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Recently, country journalist Christian Lamitschka had the opportunity to talk to Bob about various subjects.

 

 

 


Question: Would you please introduce yourself to the audience and tell 
us something about your history.


Answer: I am a country singer in my mid twenties and I have been around for the last four years as an entertainer, trying to make a living from my music. I play solo and also with my six piece band.

Question: Country Music has many new fans in Europe who may be learning 
about you for the first time. How would you describe the music you play 
to someone who has never seen or heard you before?

Answer: My slogan is “Strictly New Country”. I guess that says it all. I play the Billboard Country Top 40 and the greatest hits from recent years. I also write my own stuff. I do have some great songwriters I am co-writing with, mostly pop-orientated material.

Question: What is your current CD and how is it doing?

Answer: My current demo album is called “My Heroes Wear Hats” and I am pleased to say that it has been received very well.

Question: How did you find the title for the CD and what inspired you?

Answer: Most of my musical idols wear hats, plain and simple. It is also an alliteration and quite likely to be remembered.

Question: Do you write you own songs and if not, how do you go about 
finding songs for your albums?

Answer: I really like to cover. There are so many talented writers out there, especially in Nashville. I write on my piano, so most of my own stuff reminds me of Billy Joel, Marc Cohn or Joshua Kadison, not very country. But a lot of my singer friends used to send me their songs and I am actually thinking about recording some of them. 

Question: What´s your favourite song among all the songs you´ve recorded 
and what´s the story behind it?

Answer: I am just about to record a song Brad Paisley wrote along with Chris DuBois, called “I Wish You’d Stay”, for a new country sampler. I really love this ballad, as it has been my favourite tune for almost a year now. My band also loves to play it and recently I even performed it at the Opry in Oklahoma City. I cannot wait to cut it.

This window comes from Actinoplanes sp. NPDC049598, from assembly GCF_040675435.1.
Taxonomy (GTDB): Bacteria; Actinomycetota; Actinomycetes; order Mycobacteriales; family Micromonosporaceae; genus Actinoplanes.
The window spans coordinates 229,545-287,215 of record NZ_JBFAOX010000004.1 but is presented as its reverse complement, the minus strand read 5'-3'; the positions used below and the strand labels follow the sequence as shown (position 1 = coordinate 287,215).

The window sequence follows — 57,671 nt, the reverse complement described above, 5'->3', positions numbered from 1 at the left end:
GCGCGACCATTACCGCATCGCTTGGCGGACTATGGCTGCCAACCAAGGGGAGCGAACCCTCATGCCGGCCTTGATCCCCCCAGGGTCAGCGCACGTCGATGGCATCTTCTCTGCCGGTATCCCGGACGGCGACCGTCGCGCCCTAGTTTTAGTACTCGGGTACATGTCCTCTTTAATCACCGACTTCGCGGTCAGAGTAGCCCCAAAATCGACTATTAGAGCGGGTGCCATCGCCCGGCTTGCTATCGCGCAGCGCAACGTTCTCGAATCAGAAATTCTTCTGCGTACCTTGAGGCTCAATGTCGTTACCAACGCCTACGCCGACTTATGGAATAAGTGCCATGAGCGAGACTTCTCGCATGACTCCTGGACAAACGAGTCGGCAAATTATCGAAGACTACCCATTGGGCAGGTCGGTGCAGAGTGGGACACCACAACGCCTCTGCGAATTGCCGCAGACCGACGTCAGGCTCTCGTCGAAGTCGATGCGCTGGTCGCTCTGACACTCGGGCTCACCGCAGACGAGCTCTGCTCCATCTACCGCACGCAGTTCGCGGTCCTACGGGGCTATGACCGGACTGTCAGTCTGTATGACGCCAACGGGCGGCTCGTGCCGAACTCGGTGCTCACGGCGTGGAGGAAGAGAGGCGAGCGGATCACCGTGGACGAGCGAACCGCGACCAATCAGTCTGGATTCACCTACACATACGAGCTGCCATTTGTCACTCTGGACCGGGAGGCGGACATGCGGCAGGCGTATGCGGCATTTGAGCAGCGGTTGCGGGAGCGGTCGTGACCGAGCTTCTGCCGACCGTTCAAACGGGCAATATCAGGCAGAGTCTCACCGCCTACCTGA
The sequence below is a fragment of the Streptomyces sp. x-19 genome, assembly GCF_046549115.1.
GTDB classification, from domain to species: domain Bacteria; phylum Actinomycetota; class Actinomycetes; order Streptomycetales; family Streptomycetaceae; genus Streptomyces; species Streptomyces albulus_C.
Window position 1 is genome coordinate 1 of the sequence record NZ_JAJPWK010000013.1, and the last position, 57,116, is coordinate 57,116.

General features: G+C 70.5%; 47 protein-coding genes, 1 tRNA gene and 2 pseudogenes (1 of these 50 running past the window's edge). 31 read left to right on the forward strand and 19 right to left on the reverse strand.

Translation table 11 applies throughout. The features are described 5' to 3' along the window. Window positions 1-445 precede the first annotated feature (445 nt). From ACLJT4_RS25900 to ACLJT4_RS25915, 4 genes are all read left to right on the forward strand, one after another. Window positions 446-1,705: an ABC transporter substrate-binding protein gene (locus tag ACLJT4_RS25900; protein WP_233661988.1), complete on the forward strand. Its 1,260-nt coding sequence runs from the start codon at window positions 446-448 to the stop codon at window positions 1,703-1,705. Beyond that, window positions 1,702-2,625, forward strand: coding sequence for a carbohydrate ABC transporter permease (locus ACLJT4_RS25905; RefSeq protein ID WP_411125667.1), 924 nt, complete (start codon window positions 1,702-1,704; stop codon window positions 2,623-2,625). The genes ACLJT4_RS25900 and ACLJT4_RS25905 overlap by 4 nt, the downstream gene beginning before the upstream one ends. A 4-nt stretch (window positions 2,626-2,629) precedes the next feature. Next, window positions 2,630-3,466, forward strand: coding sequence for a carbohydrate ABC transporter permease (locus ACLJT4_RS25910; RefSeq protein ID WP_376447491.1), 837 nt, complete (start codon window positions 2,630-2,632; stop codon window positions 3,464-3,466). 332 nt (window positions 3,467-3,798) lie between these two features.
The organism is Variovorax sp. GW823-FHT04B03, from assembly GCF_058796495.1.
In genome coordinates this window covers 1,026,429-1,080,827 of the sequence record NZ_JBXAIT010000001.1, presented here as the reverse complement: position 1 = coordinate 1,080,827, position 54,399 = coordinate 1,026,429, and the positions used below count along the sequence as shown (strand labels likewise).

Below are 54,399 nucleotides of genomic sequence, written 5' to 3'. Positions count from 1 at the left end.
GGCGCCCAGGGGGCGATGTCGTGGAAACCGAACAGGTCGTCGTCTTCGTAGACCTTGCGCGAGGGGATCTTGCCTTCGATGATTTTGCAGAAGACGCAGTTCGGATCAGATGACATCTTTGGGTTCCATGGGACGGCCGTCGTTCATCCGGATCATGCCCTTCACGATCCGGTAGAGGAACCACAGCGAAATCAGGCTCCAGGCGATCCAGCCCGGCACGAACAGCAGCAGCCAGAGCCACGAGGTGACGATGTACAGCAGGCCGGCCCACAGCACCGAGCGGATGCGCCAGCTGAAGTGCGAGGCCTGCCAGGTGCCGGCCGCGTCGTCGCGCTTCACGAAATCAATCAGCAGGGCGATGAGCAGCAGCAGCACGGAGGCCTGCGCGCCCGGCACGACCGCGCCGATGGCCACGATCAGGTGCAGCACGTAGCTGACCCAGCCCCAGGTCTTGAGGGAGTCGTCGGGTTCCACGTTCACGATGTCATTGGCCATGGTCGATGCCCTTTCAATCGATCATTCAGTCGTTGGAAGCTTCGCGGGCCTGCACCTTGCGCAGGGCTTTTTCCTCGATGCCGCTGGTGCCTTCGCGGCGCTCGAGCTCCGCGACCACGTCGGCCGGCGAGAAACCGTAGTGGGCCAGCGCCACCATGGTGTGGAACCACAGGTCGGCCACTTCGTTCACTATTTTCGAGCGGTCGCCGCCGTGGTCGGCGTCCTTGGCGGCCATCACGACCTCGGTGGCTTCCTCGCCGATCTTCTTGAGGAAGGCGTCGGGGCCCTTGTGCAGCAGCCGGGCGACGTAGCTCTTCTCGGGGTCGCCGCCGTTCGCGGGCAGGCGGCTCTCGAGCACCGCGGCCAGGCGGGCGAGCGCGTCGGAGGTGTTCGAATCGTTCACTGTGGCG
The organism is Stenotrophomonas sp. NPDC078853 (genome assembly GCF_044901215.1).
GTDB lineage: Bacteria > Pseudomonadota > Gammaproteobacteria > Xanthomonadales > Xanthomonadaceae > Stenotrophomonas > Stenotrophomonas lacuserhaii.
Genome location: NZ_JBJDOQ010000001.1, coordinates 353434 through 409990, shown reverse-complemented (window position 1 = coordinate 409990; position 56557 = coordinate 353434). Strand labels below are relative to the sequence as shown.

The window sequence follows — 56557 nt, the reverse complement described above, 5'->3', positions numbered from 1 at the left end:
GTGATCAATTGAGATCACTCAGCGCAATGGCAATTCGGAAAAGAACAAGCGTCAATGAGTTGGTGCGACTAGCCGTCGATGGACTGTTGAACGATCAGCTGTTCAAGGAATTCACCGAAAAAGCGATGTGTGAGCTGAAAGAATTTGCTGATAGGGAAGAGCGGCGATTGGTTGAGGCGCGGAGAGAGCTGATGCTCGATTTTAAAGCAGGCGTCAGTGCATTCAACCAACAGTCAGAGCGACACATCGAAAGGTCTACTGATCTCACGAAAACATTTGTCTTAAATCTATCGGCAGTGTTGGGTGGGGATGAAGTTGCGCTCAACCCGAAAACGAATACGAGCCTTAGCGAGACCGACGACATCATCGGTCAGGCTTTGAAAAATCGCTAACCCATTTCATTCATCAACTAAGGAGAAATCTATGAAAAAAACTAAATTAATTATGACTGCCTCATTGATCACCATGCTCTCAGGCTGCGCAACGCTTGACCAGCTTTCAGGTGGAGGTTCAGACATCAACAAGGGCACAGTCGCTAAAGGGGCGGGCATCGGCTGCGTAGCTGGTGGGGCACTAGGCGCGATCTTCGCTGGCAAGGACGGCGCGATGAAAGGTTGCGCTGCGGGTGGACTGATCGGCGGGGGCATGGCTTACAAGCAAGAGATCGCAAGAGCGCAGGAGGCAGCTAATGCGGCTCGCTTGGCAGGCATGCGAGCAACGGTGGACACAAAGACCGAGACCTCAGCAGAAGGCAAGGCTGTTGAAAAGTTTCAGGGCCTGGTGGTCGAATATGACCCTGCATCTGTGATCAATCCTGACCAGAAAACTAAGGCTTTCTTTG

Question: How much creative control do you have over your music?

Answer: I am the executive producer of most of my music, so I decide what I want to record. I take advice from a consultant in Nashville and from fellow musicians and friends. But the more people you ask the more opinions you get. So I make the final decision because I need to be satisfied with the product at the end of the day.

Question: There´s a lot of work that goes into a number one hit ... 
What does it take to make it?

Answer: I have not had a number one so far. If somebody knows the recipe, I would really like to know it. I guess, when you are already established in the industry, a decently produced, well-written song has a good chance of making it. If George Strait sang the Yellow Pages and released it as a single, it would probably make the top ten. These days, patriotic songs will get more radio airplay than they did several years ago. I could tell that Toby Keith’s “American Soldier” would chart on the day it was released. 

Question: How much do your songs influence your audience?

Answer: My aim is to entertain, not to spread a message. While I’m on stage, I would hope that my music influences my audience to have fun for a few hours.

Question: The internet is playing a bigger and bigger part in the world 
of music. Has the internet hurt or helped you and how would you like to 
see it evolve?

Answer: Well, the Internet gives you the opportunity to sell your music without having a distribution deal. People can order online from the artists´ homepage and also get extra information. The big boys certainly face serious losses since Napster and other file-sharing programs began to hurt the industry. Actually, I earn my money at live gigs and not so much from album sales, so I am happy to hear that some of my music is actually shared. I have no clue what the development will be like in the future but there is little doubt that the industry has to deal with the online offers.

Question: Who do you look up to musically and where do your musical 
roots come from?

Answer: I grew up with Garth and I still love his music. George Strait and Tim McGraw are amazing singers. Brad Paisley, Toby Keith and Keith Urban have it all: they are excellent writers, singers and musicians. Rascal Flatts is also one of my favourite new bands. I like most of the singles on current country radio.